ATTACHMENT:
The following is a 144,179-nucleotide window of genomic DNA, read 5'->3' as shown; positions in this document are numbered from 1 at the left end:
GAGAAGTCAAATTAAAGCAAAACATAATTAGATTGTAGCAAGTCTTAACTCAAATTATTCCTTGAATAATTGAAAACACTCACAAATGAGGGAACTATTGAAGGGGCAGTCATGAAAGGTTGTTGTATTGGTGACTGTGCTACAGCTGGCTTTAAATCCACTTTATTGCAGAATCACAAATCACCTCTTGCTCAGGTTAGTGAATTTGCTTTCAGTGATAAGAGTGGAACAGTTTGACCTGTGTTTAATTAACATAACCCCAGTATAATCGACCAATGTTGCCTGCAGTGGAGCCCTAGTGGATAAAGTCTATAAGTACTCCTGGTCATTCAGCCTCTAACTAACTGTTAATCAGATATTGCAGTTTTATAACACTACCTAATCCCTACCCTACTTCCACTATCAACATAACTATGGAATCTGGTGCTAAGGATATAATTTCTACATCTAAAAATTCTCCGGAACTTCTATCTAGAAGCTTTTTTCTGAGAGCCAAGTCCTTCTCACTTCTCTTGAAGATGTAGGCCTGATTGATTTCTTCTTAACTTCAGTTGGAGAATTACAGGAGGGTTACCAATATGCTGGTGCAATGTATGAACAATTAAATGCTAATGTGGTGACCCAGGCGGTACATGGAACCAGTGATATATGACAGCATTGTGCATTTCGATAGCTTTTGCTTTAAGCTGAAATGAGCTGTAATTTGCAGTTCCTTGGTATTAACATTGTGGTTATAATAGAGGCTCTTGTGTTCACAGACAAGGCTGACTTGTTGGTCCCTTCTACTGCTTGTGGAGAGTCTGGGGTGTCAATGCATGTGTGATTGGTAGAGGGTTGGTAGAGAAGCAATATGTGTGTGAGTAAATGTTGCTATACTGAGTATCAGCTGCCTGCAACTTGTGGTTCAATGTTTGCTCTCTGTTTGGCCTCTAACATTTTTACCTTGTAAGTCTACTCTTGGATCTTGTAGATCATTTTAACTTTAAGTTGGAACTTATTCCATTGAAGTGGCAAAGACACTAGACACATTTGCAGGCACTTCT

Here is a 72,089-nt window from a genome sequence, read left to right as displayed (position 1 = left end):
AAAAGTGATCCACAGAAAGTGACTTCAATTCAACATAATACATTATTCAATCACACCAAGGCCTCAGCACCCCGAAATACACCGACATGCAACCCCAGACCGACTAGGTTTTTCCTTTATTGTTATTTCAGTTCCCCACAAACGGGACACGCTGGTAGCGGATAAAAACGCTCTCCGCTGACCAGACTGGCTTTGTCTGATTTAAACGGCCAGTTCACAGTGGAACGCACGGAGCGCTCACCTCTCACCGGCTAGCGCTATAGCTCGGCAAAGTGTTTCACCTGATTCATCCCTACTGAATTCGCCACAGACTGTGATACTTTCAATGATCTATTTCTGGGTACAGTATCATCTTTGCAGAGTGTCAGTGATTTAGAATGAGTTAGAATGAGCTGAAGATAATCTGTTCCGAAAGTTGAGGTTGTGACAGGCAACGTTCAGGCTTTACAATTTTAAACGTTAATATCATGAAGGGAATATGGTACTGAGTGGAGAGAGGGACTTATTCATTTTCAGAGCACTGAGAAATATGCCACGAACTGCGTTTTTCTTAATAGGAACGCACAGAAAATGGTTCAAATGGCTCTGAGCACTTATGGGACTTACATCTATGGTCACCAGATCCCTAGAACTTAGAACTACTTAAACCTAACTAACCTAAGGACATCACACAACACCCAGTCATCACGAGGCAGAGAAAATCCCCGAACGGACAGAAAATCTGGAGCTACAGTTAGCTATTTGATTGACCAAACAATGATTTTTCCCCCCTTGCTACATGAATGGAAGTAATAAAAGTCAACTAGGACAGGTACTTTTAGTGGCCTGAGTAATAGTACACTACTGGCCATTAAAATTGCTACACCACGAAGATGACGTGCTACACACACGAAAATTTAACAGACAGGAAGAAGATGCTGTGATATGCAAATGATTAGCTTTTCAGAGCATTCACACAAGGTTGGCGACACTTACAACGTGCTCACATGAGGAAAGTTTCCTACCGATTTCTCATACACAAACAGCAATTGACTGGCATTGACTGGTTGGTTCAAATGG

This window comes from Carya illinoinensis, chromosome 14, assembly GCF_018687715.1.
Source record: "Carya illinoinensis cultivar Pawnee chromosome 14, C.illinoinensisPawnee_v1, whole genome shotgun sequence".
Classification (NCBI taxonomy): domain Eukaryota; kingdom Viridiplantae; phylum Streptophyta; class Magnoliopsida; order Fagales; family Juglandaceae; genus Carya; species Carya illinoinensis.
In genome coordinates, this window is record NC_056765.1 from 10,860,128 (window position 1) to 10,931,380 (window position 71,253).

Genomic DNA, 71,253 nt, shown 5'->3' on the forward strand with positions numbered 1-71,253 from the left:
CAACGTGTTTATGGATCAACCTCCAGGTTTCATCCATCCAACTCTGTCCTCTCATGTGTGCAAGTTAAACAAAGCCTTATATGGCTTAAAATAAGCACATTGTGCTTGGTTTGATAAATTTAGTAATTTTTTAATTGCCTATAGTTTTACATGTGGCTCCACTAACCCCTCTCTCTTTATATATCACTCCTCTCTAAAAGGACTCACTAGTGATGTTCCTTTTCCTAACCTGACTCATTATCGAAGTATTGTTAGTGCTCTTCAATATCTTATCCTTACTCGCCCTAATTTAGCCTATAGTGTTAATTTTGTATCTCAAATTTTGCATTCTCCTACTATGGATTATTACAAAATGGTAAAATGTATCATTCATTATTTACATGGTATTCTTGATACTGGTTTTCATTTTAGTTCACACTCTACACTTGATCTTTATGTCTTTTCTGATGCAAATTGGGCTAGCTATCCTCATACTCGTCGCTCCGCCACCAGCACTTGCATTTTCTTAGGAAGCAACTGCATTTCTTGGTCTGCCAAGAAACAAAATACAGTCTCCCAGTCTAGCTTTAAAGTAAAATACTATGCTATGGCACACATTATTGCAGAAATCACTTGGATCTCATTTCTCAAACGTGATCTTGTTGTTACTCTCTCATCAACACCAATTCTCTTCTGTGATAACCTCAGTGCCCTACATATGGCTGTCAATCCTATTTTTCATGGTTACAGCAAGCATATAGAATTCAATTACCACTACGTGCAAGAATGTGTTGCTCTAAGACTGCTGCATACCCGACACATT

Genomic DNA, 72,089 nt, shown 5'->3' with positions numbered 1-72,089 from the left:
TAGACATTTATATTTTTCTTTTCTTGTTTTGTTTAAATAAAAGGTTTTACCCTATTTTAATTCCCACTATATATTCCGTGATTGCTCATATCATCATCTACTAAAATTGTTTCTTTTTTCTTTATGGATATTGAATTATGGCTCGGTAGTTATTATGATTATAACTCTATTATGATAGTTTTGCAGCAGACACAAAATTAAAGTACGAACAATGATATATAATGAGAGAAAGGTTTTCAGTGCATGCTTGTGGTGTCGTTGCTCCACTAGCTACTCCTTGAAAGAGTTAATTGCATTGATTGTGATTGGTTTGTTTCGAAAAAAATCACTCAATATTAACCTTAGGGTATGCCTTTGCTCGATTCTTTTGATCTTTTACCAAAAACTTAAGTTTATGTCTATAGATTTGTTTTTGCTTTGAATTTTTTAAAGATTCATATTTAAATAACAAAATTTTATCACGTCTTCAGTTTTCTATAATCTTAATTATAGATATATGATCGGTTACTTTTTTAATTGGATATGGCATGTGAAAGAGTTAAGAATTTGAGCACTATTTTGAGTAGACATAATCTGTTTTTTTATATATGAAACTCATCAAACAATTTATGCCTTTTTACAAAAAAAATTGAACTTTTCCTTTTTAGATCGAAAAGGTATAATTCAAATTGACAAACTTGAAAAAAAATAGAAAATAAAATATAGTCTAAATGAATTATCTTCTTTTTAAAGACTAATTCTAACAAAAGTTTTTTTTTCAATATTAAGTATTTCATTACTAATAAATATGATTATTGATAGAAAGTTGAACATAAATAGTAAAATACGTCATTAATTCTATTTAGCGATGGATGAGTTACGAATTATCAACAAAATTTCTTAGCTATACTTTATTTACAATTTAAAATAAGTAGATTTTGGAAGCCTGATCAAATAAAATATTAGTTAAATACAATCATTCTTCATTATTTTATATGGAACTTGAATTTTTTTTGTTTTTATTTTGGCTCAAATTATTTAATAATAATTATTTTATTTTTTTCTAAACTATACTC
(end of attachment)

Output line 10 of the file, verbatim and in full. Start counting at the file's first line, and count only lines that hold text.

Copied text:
CAACGTGTTTATGGATCAACCTCCAGGTTTCATCCATCCAACTCTGTCCTCTCATGTGTGCAAGTTAAACAAAGCCTTATATGGCTTAAAATAAGCACATTGTGCTTGGTTTGATAAATTTAGTAATTTTTTAATTGCCTATAGTTTTACATGTGGCTCCACTAACCCCTCTCTCTTTATATATCACTCCTCTCTAAAAGGACTCACTAGTGATGTTCCTTTTCCTAACCTGACTCATTATCGAAGTATTGTTAGTGCTCTTCAATATCTTATCCTTACTCGCCCTAATTTAGCCTATAGTGTTAATTTTGTATCTCAAATTTTGCATTCTCCTACTATGGATTATTACAAAATGGTAAAATGTATCATTCATTATTTACATGGTATTCTTGATACTGGTTTTCATTTTAGTTCACACTCTACACTTGATCTTTATGTCTTTTCTGATGCAAATTGGGCTAGCTATCCTCATACTCGTCGCTCCGCCACCAGCACTTGCATTTTCTTAGGAAGCAACTGCATTTCTTGGTCTGCCAAGAAACAAAATACAGTCTCCCAGTCTAGCTTTAAAGTAAAATACTATGCTATGGCACACATTATTGCAGAAATCACTTGGATCTCATTTCTCAAACGTGATCTTGTTGTTACTCTCTCATCAACACCAATTCTCTTCTGTGATAACCTCAGTGCCCTACATATGGCTGTCAATCCTATTTTTCATGGTTACAGCAAGCATATAGAATTCAATTACCACTACGTGCAAGAATGTGTTGCTCTAAGACTGCTGCATACCCGACACATT